Make sure you’re tracking and testing
“Make sure you have the proper tracking mechanisms set up on your website and in Google Analytics. Paid campaigns are only useful if they provide very granular data with a low margin of error. You want to know exactly how many users visited your site from the campaign, and what percentage of those users converted (or took other desired actions).”The Facebook pixel should be installed on your website to capture information on visitor traffic and their actions. Make sure you revisit ads often to review their performance. Additionally, set yourself up for better success by creating multiple variations of ad sets and creative. Manny Hernandez of Wealth Growth Wisdom explains saying:
“You can carry out a split-testing experiment by creating small variations of a single ad. Each variation is the same as the original ad, except for one aspect that has been changed. You then measure how this singular change impacts the performance of the ad and decide if you have a winner on your hands or not.”
The more data you gather in testing, the better informed you’ll be regarding how to optimize ads around specific goals. If you only optimize based on assumptions, the ROI will suffer.
As a paid social media strategist for Stryde, Anthony Christie knows this first-hand.
“One big mistake I see often is Facebook traffic campaigns that are optimized for Link Clicks. I can’t blame anybody for setting them up that way, it sounds like exactly what you would want to do. Ads optimized for Link Clicks are very good at getting people to click the link, but not very good at getting people to stick around for the website to load. Optimize your Traffic campaigns for Landing Page Views and the number of people dropping off between link click and site load will go down.”
Bring motion to your ads with video
Don’t rely on static photos and graphics alone. Bringing motion to your paid social ad strategy with video is a great way to catch audience attention.
Stryde’s Anthony Christie goes on to explain the importance of motion.
“I can’t stress enough how important it is to use video — anything with motion to capture attention in your paid social ad campaigns. These days, I don’t think even the Mona Lisa would stop as many people scrolling through their feeds as a simple video made on a cell phone would. Plus, you can retarget people who have seen your video ads making them an even more effective choice for ad creative.”
This retargeting element is key — and for social media consultant Austin Iuliano, using video to convey value add is a strategy favorite.
“One of my favorite strategies to use is called the value add strategy. In this, you create a video advertisement that only adds value — no sales or CTA. You run that to your target demographic for video views. From there you retarget anyone who has watched 50% or more and send them a new video ad that is also a value add. You do that again and again until you ask them for a sale.
What happens is your organic search goes way up, and your conversion cost drops as you turn cold traffic into raving fans.”
Beyond eye-catching, video is a great way to build social proof across your paid campaigns. Building ad engagement can serve as a stepping stone for driving other ad objectives (e.g., link clicks and conversions).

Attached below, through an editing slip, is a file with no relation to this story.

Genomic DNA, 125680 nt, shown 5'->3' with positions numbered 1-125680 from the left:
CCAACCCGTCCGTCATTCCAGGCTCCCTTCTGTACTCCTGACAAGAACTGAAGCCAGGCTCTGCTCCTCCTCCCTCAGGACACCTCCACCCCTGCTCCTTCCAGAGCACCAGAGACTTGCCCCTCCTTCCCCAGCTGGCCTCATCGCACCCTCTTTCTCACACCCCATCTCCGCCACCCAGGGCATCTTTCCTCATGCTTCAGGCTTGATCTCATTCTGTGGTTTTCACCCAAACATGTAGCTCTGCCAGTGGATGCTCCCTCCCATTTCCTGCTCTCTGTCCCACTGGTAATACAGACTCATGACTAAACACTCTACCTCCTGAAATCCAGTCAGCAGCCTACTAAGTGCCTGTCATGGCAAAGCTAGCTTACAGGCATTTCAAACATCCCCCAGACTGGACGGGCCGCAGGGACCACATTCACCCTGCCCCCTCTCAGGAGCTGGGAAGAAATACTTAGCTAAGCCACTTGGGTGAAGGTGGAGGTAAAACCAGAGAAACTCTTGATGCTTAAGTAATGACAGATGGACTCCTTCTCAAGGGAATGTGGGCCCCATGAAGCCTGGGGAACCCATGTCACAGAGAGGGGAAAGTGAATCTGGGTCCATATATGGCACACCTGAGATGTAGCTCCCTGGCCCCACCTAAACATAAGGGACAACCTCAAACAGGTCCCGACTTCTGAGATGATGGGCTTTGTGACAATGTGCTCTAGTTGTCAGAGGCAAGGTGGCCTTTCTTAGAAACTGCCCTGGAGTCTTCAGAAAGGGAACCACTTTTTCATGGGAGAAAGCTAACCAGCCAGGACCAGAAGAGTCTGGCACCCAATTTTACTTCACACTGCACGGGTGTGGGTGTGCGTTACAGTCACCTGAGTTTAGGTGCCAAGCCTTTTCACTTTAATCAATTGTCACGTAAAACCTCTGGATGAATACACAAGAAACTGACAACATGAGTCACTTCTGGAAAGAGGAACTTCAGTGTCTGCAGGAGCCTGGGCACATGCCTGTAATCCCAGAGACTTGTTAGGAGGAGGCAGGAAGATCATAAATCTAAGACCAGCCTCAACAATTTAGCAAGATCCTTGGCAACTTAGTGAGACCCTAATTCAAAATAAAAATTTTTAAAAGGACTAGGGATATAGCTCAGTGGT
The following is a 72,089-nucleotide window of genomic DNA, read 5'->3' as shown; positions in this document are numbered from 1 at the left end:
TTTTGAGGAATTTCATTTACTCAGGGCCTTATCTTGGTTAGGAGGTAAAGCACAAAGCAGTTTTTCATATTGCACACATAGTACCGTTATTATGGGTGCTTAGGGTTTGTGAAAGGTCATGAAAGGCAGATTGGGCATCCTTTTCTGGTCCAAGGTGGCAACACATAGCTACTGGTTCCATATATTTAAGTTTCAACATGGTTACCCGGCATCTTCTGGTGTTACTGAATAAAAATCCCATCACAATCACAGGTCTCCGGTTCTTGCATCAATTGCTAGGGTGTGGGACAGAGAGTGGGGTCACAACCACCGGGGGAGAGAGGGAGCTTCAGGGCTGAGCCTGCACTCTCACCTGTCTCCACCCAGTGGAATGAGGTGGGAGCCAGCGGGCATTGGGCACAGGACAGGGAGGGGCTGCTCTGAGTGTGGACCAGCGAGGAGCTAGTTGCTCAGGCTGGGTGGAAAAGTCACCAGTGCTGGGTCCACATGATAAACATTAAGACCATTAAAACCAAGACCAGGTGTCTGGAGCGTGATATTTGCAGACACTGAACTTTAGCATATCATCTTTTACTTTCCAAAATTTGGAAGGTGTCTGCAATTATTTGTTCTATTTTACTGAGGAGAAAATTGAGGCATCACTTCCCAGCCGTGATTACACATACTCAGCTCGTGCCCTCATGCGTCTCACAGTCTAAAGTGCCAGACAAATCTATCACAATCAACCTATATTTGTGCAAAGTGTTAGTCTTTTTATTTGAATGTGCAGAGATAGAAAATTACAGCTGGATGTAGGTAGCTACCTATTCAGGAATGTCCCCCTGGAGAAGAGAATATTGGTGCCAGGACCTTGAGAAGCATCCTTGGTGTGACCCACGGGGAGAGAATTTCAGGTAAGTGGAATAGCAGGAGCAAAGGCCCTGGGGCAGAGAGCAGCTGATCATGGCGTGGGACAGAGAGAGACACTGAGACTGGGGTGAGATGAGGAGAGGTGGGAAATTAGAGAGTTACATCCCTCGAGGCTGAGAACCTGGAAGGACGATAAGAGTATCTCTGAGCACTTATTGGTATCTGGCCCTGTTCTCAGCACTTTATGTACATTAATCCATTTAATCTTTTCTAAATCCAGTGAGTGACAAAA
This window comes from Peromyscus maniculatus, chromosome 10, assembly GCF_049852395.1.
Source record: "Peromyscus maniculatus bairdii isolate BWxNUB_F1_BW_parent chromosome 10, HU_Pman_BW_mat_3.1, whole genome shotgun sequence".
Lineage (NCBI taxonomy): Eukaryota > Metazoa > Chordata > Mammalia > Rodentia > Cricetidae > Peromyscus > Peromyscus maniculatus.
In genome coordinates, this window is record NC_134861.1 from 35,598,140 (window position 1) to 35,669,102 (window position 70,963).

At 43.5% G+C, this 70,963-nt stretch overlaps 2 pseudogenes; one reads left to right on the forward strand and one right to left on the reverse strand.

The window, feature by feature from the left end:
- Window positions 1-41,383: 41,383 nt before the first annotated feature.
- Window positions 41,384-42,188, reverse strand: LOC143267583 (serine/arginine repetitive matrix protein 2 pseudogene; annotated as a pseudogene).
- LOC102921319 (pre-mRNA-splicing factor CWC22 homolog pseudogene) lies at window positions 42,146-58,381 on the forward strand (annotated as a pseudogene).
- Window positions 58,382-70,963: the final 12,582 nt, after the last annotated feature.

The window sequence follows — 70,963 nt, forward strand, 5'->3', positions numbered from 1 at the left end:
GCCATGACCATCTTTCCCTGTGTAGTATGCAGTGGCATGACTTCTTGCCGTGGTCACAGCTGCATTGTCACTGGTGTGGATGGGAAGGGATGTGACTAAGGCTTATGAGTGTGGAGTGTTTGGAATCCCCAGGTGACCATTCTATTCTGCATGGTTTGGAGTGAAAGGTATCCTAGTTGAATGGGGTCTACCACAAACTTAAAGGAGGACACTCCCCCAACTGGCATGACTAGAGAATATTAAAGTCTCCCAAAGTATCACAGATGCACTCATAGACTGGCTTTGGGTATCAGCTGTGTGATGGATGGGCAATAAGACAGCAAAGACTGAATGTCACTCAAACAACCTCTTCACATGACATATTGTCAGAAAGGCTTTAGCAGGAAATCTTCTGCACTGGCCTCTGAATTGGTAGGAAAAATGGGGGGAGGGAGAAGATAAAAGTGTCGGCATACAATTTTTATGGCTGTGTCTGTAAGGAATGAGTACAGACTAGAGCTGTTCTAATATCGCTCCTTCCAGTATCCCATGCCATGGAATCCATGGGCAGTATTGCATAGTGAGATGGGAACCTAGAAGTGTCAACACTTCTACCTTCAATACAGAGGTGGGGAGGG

Odeh Ahwal of EcomDimes expands on this idea of social proof using video creative.
“Before starting your conversion campaign with a brand new image or video, run a video view campaign for your video to gain some traction, likes, shares, and views, and then re-use the same video asset in your other ad.
This is called social proof, because people are more likely to engage, trust, and interact with a post that already has a bunch of likes and shares. It gives them a sign that it’s already trusted and desirable for others.”
Complete the experience with a quality landing page
There’s no arguing the impact of positive customer experience. 71% of consumers who’ve had a great experience with a brand on social media are likely to recommend it to their own networks.
When you launch an ad campaign, you don’t just create the ads displayed on social. You create the gateway to an experience.
Ensure both the ad and where it points to are relevant to the audience you’re targeting. The expectations should align from click-through to destination. This destination, as Nikola Baldikov of Brosix advocates for, should more often than not be a landing page.
“A very common mistake is sending people to your home page instead of a landing page. Landing pages are usually very clear and are made hard for a person to lose their ‘path’, compared to a homepage where a visitor can find literally ‘everything’ and can easily forget how and why they have landed there.
Usually, a landing page begins with straightforward copy on why you’re offering your product or service. After that, you need to include signals of the different well-known companies/celebrities that use the product/service. Then, continue with a more detailed explanation of how your company’s product/service would help the visitor. Finish with a call-to-action button.”
Final Thoughts: How to Run Facebook Ads for Clients (According to the Experts)
Figuring out how to run Facebook Ads for clients — or ads on any social platform — doesn’t mean reinventing the wheel. Research, test, and adopt strategies that work best for you and the businesses you serve.
In no time, you’ll understand how to make money with Facebook Ads and take your social media agency to the next level.